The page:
Clearly there's a pretty good case to be made for the kind of basic commodities--cables, stands, certain entry-level products--being made available by retailers via private labels, said Baker, pointing to Amazon and Best Buy. The private labels give the retailers a degree of "quality control" over the products they sell, and the items can be built to their specifications. There's also "extra money to be made" by "doing it yourself," he said of the commodity items.
We could argue that, these days, TVs have become a commodity, as well. What a private-label TV achieves for the retailers is that it gives them "a more price-focused brand that they can control both the features and the pricing for," Baker said. "You need to have some very price-focused products on retail shelves, but I'll point out that even Best Buy doesn't just have Insignia as an entry-level product." The retailer "will bring in other brands that are considered more entry-level or not top-tier brands, as well." Baker named Emerson and Sanyo as two examples of other entry-level brands. "It's all part of trying to build a mix in the store and trying to match up the features and price with what the consumer is looking for," he said.
Baker guessed that Sears chose to offer the Kenmore TVs for pretty much the same reasons that every other retailer introduces private-label brands. What Sears executives likely asked was, "How do we find a way to get products at the right price that we have some incremental level of control over and that we can manage the margins and manage what we're spending on them? ... I'm sure there's more complicated reasons" for the Sears decision, he said, agreeing that Kenmore is a brand that resonates with at least some consumers.
The Kenmore TVs were officially announced by Sears on June 21, but they started trickling into Sears stores a few weeks earlier than that. "The reason why we launched this brand" for TVs is that the Kenmore brand is "a 100-year-old, trusted brand just loved by our members at Sears, so it was a natural brand extension for us to launch a line of television sets" explained Tom Park, president of the Kenmore, Craftsman and DieHard (KCD) brands at Sears.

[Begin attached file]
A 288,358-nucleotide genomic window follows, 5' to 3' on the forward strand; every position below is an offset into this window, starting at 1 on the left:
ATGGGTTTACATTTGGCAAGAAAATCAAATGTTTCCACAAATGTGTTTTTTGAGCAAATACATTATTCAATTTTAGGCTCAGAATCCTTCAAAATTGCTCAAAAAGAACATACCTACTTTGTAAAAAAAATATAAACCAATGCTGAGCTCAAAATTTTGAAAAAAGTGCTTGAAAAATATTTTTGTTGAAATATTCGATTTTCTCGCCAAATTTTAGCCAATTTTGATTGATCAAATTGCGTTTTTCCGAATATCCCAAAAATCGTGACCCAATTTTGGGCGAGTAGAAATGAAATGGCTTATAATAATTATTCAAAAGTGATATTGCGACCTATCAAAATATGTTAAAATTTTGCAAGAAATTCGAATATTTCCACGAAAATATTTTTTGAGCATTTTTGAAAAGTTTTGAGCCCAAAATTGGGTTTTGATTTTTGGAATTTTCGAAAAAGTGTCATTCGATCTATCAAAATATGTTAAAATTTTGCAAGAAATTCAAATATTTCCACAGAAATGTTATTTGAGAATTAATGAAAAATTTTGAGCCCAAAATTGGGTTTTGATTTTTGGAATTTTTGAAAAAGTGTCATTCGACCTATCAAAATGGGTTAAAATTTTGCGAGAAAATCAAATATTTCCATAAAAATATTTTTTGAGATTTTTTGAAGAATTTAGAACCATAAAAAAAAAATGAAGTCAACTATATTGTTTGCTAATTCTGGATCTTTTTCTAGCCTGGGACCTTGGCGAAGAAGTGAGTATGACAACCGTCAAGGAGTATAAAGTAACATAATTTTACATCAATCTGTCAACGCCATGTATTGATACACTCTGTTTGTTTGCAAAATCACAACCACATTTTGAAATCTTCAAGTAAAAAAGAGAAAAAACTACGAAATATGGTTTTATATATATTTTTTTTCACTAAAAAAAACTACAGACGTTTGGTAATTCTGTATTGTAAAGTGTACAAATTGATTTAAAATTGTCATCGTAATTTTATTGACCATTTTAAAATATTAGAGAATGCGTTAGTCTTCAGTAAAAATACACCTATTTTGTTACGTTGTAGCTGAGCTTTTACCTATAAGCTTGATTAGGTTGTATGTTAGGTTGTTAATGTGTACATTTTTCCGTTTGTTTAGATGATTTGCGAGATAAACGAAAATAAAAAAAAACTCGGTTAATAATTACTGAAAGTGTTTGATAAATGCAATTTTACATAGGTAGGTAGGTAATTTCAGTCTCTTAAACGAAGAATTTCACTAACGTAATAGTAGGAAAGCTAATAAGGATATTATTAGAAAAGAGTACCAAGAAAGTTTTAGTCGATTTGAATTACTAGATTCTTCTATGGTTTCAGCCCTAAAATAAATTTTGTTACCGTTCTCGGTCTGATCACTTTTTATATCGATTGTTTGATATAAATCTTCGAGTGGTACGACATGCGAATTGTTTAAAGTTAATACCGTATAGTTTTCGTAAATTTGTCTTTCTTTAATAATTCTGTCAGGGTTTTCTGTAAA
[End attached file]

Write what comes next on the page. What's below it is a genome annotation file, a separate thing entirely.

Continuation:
In recent months, there were shortages on several TV models at Sears stores, ahead of the Kenmore TV announcement. "Part of that" was Sears wanting "to make room" for the Kenmore TVs, said Park, pointing out that the six initial models range in size from 32 inches to 65 inches and are priced at $200 to $1,500. The Kenmore TV plan was decided on in Fall 2015, he said, explaining: "One of our missions at KCD is to create natural brand extensions. Television sets were one of them." Sears was able to sign an agreement with a "global TV manufacturer, went into production in the February time frame, and was able to bring these TVs to market" in June, he said.
Park declined to identify the TV maker "for confidential reasons, but it's a well-known global TV manufacturer" that's making the Kenmore and Kenmore Elite TVs, he said.
How much Sears will cut back on supplies of TVs from other manufacturers (after having already pared down its TV brand selection) isn't clear. But Sears, at least for now, intends to offer customers a choice between its Kenmore TVs and other brands they want, according to Park, who told us: "We obviously honor our other manufacturers that we have on the shelf, but this is a Sears private brand, and the Kenmore brand is very, very strong inside of Sears, so we want to showcase the brand inside of our own retail format." That said, he told us: "If there's a member who wants to see a Samsung product, they'll be able to buy a Samsung product .... We still will carry all the other brands. Our goal as a retailer is to make sure that we satisfy the members and we have the right assortment to offer them."